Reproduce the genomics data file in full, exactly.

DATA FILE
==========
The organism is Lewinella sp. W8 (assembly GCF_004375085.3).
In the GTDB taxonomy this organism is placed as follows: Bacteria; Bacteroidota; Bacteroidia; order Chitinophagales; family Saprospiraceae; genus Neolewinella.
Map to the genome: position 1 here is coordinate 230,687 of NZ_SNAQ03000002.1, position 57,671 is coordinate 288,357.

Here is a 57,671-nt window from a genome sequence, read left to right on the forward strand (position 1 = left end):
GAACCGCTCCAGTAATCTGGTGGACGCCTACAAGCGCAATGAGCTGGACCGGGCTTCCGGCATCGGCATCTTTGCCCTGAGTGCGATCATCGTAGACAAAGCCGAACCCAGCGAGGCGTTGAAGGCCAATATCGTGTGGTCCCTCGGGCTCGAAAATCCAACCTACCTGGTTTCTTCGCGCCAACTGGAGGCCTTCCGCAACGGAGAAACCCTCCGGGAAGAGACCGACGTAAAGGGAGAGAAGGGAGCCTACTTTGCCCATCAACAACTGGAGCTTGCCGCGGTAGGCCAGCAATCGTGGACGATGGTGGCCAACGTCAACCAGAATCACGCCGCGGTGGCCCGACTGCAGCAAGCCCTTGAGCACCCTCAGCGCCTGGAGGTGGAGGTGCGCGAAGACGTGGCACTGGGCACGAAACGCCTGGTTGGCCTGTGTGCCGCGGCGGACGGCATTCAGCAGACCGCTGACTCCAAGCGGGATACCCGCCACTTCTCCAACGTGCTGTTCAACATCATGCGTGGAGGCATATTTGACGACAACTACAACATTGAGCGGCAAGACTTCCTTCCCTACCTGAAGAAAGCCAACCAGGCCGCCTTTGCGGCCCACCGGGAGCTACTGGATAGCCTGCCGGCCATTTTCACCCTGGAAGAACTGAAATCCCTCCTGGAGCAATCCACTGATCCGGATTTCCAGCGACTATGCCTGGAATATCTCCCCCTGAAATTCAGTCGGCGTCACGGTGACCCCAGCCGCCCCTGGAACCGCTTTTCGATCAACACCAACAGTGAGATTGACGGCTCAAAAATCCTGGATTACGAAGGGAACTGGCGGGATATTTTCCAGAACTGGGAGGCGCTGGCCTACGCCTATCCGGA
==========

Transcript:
The organism is Lewinella sp. W8 (assembly GCF_004375085.3).
In the GTDB taxonomy this organism is placed as follows: Bacteria; Bacteroidota; Bacteroidia; order Chitinophagales; family Saprospiraceae; genus Neolewinella.
Map to the genome: position 1 here is coordinate 230,687 of NZ_SNAQ03000002.1, position 57,671 is coordinate 288,357.

Here is a 57,671-nt window from a genome sequence, read left to right on the forward strand (position 1 = left end):
GAACCGCTCCAGTAATCTGGTGGACGCCTACAAGCGCAATGAGCTGGACCGGGCTTCCGGCATCGGCATCTTTGCCCTGAGTGCGATCATCGTAGACAAAGCCGAACCCAGCGAGGCGTTGAAGGCCAATATCGTGTGGTCCCTCGGGCTCGAAAATCCAACCTACCTGGTTTCTTCGCGCCAACTGGAGGCCTTCCGCAACGGAGAAACCCTCCGGGAAGAGACCGACGTAAAGGGAGAGAAGGGAGCCTACTTTGCCCATCAACAACTGGAGCTTGCCGCGGTAGGCCAGCAATCGTGGACGATGGTGGCCAACGTCAACCAGAATCACGCCGCGGTGGCCCGACTGCAGCAAGCCCTTGAGCACCCTCAGCGCCTGGAGGTGGAGGTGCGCGAAGACGTGGCACTGGGCACGAAACGCCTGGTTGGCCTGTGTGCCGCGGCGGACGGCATTCAGCAGACCGCTGACTCCAAGCGGGATACCCGCCACTTCTCCAACGTGCTGTTCAACATCATGCGTGGAGGCATATTTGACGACAACTACAACATTGAGCGGCAAGACTTCCTTCCCTACCTGAAGAAAGCCAACCAGGCCGCCTTTGCGGCCCACCGGGAGCTACTGGATAGCCTGCCGGCCATTTTCACCCTGGAAGAACTGAAATCCCTCCTGGAGCAATCCACTGATCCGGATTTCCAGCGACTATGCCTGGAATATCTCCCCCTGAAATTCAGTCGGCGTCACGGTGACCCCAGCCGCCCCTGGAACCGCTTTTCGATCAACACCAACAGTGAGATTGACGGCTCAAAAATCCTGGATTACGAAGGGAACTGGCGGGATATTTTCCAGAACTGGGAGGCGCTGGCCTACGCCTATCCGGA